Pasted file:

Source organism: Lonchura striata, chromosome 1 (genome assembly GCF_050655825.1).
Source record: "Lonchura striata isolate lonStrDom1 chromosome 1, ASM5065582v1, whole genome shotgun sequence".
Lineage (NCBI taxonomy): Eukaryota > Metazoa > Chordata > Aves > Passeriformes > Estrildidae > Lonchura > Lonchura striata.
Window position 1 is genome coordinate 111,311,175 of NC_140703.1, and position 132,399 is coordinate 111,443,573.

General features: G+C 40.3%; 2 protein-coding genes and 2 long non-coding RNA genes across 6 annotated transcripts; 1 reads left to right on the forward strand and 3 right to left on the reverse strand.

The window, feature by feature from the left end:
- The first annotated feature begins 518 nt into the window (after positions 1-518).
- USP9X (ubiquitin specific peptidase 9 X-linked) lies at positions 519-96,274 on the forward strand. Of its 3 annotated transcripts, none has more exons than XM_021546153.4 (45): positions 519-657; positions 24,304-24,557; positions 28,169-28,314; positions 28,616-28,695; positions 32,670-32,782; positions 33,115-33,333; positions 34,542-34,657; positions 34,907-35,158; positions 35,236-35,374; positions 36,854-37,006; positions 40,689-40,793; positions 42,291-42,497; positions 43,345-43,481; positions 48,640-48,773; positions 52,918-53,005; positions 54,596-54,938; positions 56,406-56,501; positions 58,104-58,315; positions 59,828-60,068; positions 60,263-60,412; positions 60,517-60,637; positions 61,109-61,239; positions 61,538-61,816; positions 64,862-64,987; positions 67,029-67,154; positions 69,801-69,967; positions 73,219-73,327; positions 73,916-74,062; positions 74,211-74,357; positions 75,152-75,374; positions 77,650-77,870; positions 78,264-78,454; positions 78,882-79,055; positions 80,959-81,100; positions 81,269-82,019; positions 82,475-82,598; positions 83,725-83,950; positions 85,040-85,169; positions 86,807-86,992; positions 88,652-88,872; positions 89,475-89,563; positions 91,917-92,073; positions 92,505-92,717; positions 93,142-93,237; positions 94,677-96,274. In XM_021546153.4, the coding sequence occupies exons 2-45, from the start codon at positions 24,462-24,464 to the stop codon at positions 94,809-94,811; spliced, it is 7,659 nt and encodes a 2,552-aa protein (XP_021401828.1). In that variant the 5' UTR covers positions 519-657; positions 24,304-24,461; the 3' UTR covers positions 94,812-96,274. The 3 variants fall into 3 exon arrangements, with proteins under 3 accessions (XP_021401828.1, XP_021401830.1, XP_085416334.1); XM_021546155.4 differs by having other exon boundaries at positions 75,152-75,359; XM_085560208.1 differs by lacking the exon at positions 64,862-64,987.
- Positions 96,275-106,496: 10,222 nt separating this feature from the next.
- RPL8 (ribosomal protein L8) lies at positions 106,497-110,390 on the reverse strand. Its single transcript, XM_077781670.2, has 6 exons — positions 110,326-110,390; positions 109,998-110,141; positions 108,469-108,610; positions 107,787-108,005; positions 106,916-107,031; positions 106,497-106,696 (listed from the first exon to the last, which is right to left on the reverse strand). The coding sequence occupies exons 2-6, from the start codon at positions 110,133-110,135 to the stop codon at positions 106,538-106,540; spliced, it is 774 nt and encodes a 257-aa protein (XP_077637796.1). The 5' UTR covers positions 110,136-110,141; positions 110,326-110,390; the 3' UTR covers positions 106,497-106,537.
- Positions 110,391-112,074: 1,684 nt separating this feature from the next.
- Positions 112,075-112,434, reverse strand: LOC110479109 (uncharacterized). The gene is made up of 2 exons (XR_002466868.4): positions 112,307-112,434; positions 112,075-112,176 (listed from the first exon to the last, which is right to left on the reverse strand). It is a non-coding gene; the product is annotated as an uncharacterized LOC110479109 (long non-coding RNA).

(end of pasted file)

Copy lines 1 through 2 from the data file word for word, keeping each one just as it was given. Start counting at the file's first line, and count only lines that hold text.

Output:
Source organism: Lonchura striata, chromosome 1 (genome assembly GCF_050655825.1).
Source record: "Lonchura striata isolate lonStrDom1 chromosome 1, ASM5065582v1, whole genome shotgun sequence".